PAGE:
The Horse Trust equine welfare charity is celebrating its 125th anniversary this month with a series of events.
Celebrations include an evening at the Household Cavalry Museum on 26 May. And on 8 June, its Bucks headquarters will host a parade of working horses from the police, Army and Riding for the Disabled, and a tea party, reminiscent of 19th century fund-raising activities.
The charity is also in the process of building safe walkways around its Speen, Bucks, site to allow visitors to see more of the horses.
Originally called the Home of Rest for Horses, The Horse Trust was established in 1886 by Ann Lindo to help working horses in London.
It followed the publication of Anna Sewell’s influential novel Black Beauty.
On 10 May 1886, Miss Lindo put the first rescued working horse in a field at Neasden for a period of respite and thus her charity was born.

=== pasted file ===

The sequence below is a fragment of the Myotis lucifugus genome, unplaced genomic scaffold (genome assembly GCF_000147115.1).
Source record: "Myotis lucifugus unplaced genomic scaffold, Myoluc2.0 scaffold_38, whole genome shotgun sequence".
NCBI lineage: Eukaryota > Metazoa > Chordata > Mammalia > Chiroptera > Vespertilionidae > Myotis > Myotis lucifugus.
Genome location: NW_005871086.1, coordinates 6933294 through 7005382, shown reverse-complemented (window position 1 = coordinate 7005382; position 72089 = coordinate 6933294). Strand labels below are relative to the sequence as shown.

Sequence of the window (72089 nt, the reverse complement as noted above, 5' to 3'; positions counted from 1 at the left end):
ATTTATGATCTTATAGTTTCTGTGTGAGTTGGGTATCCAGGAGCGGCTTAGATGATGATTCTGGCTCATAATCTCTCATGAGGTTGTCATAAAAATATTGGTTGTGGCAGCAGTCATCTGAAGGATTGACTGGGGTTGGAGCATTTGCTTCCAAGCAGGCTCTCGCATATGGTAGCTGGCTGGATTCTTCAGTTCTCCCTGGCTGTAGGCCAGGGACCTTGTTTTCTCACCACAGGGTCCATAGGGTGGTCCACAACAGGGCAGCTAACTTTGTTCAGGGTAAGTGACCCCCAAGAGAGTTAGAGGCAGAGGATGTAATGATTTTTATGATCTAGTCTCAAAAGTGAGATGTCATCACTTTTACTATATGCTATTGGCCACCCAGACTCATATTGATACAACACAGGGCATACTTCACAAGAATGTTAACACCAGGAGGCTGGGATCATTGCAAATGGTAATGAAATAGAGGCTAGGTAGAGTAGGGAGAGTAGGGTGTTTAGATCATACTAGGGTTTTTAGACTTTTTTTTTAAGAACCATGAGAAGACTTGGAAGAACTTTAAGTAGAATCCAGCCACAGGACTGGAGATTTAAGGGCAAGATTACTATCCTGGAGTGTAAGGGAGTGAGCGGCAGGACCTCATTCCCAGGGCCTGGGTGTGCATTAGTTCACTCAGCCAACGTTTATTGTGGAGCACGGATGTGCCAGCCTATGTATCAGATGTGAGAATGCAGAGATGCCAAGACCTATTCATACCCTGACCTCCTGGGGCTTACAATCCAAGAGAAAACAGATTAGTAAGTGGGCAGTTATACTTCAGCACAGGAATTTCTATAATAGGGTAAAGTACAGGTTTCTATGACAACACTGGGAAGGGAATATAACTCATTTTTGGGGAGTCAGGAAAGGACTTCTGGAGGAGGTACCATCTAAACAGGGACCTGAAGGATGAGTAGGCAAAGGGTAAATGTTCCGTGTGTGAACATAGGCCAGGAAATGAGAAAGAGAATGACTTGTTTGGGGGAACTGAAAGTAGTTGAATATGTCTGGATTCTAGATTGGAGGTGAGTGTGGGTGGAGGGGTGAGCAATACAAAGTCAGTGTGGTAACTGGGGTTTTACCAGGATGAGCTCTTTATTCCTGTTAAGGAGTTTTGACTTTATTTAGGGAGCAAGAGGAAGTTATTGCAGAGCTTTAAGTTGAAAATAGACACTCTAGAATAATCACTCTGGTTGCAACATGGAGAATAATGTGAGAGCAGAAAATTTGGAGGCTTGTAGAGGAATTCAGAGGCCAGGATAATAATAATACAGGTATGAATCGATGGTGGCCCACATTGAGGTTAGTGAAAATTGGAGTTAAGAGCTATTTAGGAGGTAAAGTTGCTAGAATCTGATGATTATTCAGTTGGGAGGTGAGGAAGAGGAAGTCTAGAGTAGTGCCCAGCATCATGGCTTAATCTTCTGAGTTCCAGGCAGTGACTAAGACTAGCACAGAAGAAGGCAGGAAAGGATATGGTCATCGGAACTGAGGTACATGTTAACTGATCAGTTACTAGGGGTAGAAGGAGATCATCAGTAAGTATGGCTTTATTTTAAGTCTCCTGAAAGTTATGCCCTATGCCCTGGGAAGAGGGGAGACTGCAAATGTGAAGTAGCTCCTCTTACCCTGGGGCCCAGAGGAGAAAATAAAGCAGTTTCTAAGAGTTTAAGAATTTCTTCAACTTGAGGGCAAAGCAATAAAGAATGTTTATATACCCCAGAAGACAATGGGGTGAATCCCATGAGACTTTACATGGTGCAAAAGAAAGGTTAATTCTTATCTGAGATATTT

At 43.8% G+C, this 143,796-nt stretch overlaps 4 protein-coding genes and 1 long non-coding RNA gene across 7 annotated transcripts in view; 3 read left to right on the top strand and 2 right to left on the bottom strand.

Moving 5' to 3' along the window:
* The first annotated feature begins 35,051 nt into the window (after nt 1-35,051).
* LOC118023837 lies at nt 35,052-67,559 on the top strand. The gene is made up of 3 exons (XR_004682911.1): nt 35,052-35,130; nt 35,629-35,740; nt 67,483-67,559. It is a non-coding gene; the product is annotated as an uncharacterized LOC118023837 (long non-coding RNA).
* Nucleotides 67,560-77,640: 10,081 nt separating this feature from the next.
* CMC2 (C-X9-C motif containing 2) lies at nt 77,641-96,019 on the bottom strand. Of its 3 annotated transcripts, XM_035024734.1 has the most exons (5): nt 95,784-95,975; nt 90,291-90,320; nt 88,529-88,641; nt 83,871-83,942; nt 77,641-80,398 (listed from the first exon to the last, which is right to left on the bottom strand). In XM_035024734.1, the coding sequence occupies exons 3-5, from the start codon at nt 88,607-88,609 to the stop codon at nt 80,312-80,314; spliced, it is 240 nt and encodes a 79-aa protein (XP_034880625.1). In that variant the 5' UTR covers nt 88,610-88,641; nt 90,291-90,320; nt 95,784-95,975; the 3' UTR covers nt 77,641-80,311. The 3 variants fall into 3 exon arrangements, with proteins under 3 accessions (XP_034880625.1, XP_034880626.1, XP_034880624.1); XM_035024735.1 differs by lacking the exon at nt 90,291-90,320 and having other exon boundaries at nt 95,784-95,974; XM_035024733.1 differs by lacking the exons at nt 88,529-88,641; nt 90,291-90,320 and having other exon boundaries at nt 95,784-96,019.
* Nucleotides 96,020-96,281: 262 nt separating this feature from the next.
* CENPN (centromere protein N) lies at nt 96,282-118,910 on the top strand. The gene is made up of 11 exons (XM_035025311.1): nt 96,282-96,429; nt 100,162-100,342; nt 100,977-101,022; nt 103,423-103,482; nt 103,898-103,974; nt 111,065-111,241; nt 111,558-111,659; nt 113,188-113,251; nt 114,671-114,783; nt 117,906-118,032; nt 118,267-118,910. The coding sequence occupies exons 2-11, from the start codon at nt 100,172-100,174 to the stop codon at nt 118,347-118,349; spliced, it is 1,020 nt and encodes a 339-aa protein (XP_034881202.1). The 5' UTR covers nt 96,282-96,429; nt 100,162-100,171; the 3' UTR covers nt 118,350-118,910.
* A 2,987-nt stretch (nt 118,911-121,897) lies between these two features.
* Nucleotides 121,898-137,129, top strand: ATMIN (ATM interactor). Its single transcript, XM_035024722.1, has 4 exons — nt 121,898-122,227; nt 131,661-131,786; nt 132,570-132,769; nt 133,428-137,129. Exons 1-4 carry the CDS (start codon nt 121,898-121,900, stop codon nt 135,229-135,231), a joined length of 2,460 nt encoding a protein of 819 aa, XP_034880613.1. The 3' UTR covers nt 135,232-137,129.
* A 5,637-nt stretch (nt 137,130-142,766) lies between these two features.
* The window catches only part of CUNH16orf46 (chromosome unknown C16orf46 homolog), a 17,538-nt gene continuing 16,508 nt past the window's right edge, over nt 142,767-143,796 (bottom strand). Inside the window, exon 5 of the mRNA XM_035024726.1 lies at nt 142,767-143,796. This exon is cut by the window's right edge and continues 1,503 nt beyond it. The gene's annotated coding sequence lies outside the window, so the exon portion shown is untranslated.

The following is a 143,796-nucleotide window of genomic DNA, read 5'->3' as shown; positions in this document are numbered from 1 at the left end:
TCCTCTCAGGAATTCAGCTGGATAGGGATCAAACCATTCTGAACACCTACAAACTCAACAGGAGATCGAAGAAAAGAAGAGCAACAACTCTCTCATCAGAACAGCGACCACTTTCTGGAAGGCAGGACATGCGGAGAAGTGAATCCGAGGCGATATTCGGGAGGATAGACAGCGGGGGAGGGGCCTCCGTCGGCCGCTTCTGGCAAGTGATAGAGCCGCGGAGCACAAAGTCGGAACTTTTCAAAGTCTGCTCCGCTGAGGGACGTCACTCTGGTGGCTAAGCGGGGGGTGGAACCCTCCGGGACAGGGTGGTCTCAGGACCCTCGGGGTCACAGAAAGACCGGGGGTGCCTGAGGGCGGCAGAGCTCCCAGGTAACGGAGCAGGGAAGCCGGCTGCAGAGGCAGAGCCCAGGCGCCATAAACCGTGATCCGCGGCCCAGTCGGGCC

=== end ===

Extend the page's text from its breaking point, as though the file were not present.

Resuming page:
Today, the charity is a permanent home for 91 retired horses, ponies and donkeys, 41 of which have served their country or community such as in the police and Army.
The charity also is a major benefactor of equine science research projects in the UK.
The charity continues to be partly self-supporting and partly supported by donations, subscriptions and legacies.
Susan Lewis of The Horse Trust described reaching 125 years as “phenomenal”.
“It’s such an achievement, especially in these hard times,” she said. “We’re still who we were 125 years ago, but we’re now addressing the needs of the 21st-century horse.”
For more information, go to www.horsetrust.org.uk.
This news story was first published in the current issue of Horse & Hound (12 May, 2011)